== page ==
Detailed elsewhere,11 in 2005 BAPCPA redefined the income side of the projected disposable income test at confirmation with a new term of art, current monthly income (CMI). Though hardly a model of clarity, CMI excludes from the projected disposable income test “benefits received under the Social Security Act.”12 Thus, for confirmation purposes, debtors need not include in CMI Social Security benefits—putting those benefits beyond the entitlement of unsecured creditors at confirmation under § 1325(b).
BAPCPA contains no similar exclusion of Social Security benefits from the “regular income” that is required for eligibility by § 109(e). BAPCPA states explicitly that Social Security benefits need not be committed to payments to creditors to satisfy the projected disposable income test but says nothing to suggest that Social Security benefits cannot be regular income for eligibility purposes.
Nowhere does the Bankruptcy Code require that regular income must come from an entity that is subject to deduction orders under § 1325(c).13 That the Social Security Administration may be insulated from § 1325(c) by other federal law is not indicative of congressional intent that Social Security recipients are not eligible for Chapter 13. Social Security benefits are often regular, and they are certainly cash money available to fund a Chapter 13 plan. That a creditor of the debtor could not attach or execute upon Social Security benefits because of the anti-assignment provisions of 42 U.S.C. § 407 enhances the quality of such benefits as regular income for Chapter 13 purposes. Chapter 13 is voluntary, and a Chapter 13 debtor can volunteer to use Social Security benefits to fund a Chapter 13 plan. The existence of regular income for Chapter 13 purposes should not be affected by whether the source of income is protected from creditor actions or whether the source of income is subject to income deduction orders under § 1325(c). The better reasoned conclusion is that Social Security benefits can be a source of regular income for § 109(e) purposes.14
One court tackled this issue broadside with the holding that the 1983 amendments to § 407 of the Social Security Act unconstitutionally deny Chapter 13 relief to Social Security recipients on an equal protection theory.15 Prior to BAPCPA, other courts held that Social Security benefits were income for purposes of the disposable income test in § 1325(b), notwithstanding that such benefits were excluded from property of the estate and protected from income deduction orders.16 One court went further to conclude that a nondebtor spouse’s Social Security benefits were income at confirmation of the debtor’s plan.17
Even in jurisdictions where income deduction orders cannot be sent to the Social Security Administration and where the eligibility question is confused, absent objection from a party in interest, Social Security recipients make use of Chapter 13. In a Chapter 13 case, Social Security benefits may be voluntarily contributed by the debtor and used to pay creditors. This winking attitude toward the use of Social Security benefits to fund Chapter 13 plans is a practical response to the unfortunate holdings of some courts. It is certainly in the best interests of creditors that a debtor would volunteer to use protected Social Security benefits to make payments to creditors under a Chapter 13 plan.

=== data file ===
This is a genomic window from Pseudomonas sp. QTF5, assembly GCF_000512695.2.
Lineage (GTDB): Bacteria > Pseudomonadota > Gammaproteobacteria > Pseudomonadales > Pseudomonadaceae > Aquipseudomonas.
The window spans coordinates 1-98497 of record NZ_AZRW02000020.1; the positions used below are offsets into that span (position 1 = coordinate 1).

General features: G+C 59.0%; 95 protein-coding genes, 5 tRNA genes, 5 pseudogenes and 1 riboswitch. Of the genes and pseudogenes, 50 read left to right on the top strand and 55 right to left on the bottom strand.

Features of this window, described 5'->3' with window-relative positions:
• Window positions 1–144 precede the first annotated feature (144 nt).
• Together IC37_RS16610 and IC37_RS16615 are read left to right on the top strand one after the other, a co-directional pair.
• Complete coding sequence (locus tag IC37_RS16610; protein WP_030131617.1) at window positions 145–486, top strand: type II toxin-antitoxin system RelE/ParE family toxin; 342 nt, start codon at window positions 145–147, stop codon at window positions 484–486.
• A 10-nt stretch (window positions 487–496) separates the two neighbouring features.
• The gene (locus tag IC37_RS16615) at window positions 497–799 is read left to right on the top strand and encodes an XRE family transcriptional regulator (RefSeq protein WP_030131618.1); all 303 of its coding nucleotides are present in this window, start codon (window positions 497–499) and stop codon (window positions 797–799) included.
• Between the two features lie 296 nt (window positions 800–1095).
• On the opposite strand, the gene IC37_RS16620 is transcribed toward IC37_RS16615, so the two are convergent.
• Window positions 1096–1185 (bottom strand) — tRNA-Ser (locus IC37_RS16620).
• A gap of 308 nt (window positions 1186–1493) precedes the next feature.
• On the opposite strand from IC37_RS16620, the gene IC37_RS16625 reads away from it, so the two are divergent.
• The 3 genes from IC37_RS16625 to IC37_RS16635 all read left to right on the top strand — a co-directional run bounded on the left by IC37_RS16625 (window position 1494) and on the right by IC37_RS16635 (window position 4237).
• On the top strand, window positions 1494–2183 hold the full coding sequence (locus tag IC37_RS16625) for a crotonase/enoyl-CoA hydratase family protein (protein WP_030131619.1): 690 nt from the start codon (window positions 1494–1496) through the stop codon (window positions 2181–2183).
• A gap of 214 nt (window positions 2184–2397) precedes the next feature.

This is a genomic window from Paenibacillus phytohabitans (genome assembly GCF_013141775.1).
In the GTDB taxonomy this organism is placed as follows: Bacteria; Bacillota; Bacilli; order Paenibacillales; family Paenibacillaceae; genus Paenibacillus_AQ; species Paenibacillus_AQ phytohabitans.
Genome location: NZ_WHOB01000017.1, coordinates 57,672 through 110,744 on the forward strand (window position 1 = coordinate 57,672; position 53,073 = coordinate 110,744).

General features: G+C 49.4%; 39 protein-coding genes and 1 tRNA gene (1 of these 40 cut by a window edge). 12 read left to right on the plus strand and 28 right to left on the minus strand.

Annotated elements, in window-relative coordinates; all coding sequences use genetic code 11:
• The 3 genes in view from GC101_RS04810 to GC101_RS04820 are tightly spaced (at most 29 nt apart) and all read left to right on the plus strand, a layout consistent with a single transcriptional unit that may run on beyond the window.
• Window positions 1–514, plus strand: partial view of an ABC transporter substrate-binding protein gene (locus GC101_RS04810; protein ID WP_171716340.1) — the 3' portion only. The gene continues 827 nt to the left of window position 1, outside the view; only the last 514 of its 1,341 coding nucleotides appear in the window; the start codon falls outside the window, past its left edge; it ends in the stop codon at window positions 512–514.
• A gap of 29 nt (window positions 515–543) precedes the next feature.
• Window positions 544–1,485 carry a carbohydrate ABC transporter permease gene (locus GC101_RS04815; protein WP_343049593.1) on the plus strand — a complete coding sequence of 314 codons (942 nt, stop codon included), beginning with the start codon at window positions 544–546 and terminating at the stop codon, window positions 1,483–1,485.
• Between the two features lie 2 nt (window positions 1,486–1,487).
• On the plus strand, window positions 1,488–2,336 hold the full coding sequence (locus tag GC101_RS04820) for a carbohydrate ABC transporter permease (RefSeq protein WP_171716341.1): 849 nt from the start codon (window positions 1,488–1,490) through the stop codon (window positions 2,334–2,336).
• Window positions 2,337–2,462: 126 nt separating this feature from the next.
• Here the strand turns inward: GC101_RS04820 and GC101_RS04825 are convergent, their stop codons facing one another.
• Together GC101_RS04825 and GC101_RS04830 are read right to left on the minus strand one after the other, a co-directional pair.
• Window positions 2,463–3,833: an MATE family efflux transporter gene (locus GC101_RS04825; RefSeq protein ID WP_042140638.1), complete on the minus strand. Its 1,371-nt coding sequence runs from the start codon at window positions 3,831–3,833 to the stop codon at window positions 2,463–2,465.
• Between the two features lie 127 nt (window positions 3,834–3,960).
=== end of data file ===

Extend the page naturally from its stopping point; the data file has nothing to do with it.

Social Security benefits will not always be sufficient in amount, duration, or regularity to fund a Chapter 13 plan. For example, in In re Crowder,18 the debtor was incarcerated and received $126 per month as Social Security benefits for her 17-year-old son. The debtor proposed to fund the plan using a portion of that $126. The court found that “[w]hile social security benefits are sometimes sufficient to support a plan . . . in this instance the payments are not sufficiently regular and stable because they may terminate within eleven months, when her son reaches 18 years of age.”19 In contrast, in In re Murray,20 Social Security survivor’s benefits payable to a seven-year-old debtor were sufficiently regular and stable to be regular income for eligibility purposes.21
2 Pub. L. No. 109-8, 119 Stat. 23 (2005).
3 See H.R. Rep. No. 95-595, at 119, 312 (1977) (“Even individuals whose primary income is from . . . social security . . . may use chapter 13 if their income is sufficiently stable and regular.”); S. Rep. No. 95-989, at 24 (1978).
4 Compare United States v. Devall, 704 F.2d 1513 (11th Cir. May 16, 1983) (Tjoflat, Hill, Johnson) (Social Security benefits are regular income.), with Hildebrand v. Social Sec. Admin. (In re Buren), 725 F.2d 1080 (6th Cir. Jan. 23, 1984) (Keith, Martin, Aldrich) (Questioning whether Social Security benefits can be regular income.).